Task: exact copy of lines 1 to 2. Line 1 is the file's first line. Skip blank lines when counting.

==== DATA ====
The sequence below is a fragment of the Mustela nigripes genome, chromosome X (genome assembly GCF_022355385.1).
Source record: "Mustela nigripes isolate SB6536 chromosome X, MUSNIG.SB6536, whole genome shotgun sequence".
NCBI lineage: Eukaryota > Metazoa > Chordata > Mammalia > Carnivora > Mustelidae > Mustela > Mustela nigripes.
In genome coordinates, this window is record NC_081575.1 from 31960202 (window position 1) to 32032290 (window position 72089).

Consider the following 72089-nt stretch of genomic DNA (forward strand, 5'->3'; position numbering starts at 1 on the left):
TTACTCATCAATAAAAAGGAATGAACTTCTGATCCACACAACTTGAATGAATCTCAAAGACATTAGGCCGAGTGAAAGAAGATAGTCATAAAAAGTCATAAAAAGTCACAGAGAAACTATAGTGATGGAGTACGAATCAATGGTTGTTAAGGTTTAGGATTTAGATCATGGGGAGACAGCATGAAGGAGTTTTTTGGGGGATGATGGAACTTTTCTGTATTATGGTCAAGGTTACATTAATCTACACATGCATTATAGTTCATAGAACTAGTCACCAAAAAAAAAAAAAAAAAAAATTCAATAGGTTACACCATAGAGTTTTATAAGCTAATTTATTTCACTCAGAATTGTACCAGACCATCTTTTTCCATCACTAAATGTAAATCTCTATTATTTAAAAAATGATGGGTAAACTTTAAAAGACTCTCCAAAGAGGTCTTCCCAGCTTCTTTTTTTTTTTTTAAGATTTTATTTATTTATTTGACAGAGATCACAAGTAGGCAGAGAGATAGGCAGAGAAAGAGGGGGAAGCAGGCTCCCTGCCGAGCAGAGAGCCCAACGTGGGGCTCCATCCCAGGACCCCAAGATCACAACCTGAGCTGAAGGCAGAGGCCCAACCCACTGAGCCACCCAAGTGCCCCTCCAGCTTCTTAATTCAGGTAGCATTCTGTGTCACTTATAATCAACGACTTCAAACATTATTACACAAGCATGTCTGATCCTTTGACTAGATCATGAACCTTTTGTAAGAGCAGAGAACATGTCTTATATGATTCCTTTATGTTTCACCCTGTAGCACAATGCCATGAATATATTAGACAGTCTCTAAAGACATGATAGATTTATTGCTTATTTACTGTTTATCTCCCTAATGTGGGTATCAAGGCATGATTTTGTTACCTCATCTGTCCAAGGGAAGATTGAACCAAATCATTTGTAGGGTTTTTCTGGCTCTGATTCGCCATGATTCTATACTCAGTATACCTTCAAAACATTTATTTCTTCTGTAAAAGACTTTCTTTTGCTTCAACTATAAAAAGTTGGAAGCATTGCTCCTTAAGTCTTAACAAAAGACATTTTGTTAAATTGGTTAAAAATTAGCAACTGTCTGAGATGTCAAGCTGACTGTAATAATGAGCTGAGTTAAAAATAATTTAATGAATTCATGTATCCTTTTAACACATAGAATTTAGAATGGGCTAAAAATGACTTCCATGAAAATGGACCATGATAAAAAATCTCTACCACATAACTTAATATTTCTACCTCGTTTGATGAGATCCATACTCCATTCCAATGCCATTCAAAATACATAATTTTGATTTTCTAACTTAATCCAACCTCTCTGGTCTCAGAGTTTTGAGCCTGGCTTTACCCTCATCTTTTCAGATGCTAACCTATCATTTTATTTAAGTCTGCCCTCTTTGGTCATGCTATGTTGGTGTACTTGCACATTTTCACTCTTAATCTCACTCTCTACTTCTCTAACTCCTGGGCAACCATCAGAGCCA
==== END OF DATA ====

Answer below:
The sequence below is a fragment of the Mustela nigripes genome, chromosome X (genome assembly GCF_022355385.1).
Source record: "Mustela nigripes isolate SB6536 chromosome X, MUSNIG.SB6536, whole genome shotgun sequence".